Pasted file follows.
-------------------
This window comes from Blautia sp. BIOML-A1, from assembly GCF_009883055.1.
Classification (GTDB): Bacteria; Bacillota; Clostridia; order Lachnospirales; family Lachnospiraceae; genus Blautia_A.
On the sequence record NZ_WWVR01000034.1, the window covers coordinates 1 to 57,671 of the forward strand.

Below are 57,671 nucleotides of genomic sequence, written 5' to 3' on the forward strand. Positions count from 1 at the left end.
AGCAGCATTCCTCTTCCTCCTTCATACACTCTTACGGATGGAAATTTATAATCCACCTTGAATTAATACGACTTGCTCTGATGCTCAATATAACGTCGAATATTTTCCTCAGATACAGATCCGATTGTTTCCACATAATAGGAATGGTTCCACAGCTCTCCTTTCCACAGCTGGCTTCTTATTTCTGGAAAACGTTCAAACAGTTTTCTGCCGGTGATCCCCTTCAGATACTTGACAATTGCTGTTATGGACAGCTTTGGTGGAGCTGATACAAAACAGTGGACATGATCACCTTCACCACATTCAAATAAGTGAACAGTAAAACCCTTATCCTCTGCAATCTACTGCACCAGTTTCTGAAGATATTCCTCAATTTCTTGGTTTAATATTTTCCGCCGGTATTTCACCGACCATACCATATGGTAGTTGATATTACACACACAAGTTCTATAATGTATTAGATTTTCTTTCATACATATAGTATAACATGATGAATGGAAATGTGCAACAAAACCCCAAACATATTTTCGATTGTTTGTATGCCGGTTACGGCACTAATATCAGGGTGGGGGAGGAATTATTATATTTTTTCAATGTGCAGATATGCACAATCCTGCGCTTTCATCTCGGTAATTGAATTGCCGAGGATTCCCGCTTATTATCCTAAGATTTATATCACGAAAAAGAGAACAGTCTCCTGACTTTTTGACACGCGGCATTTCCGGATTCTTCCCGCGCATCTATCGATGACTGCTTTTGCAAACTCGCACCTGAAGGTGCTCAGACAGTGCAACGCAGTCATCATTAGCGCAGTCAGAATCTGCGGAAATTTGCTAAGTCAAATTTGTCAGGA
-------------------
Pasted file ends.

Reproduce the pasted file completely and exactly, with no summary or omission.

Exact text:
This window comes from Blautia sp. BIOML-A1, from assembly GCF_009883055.1.
Classification (GTDB): Bacteria; Bacillota; Clostridia; order Lachnospirales; family Lachnospiraceae; genus Blautia_A.
On the sequence record NZ_WWVR01000034.1, the window covers coordinates 1 to 57,671 of the forward strand.

Below are 57,671 nucleotides of genomic sequence, written 5' to 3' on the forward strand. Positions count from 1 at the left end.
AGCAGCATTCCTCTTCCTCCTTCATACACTCTTACGGATGGAAATTTATAATCCACCTTGAATTAATACGACTTGCTCTGATGCTCAATATAACGTCGAATATTTTCCTCAGATACAGATCCGATTGTTTCCACATAATAGGAATGGTTCCACAGCTCTCCTTTCCACAGCTGGCTTCTTATTTCTGGAAAACGTTCAAACAGTTTTCTGCCGGTGATCCCCTTCAGATACTTGACAATTGCTGTTATGGACAGCTTTGGTGGAGCTGATACAAAACAGTGGACATGATCACCTTCACCACATTCAAATAAGTGAACAGTAAAACCCTTATCCTCTGCAATCTACTGCACCAGTTTCTGAAGATATTCCTCAATTTCTTGGTTTAATATTTTCCGCCGGTATTTCACCGACCATACCATATGGTAGTTGATATTACACACACAAGTTCTATAATGTATTAGATTTTCTTTCATACATATAGTATAACATGATGAATGGAAATGTGCAACAAAACCCCAAACATATTTTCGATTGTTTGTATGCCGGTTACGGCACTAATATCAGGGTGGGGGAGGAATTATTATATTTTTTCAATGTGCAGATATGCACAATCCTGCGCTTTCATCTCGGTAATTGAATTGCCGAGGATTCCCGCTTATTATCCTAAGATTTATATCACGAAAAAGAGAACAGTCTCCTGACTTTTTGACACGCGGCATTTCCGGATTCTTCCCGCGCATCTATCGATGACTGCTTTTGCAAACTCGCACCTGAAGGTGCTCAGACAGTGCAACGCAGTCATCATTAGCGCAGTCAGAATCTGCGGAAATTTGCTAAGTCAAATTTGTCAGGA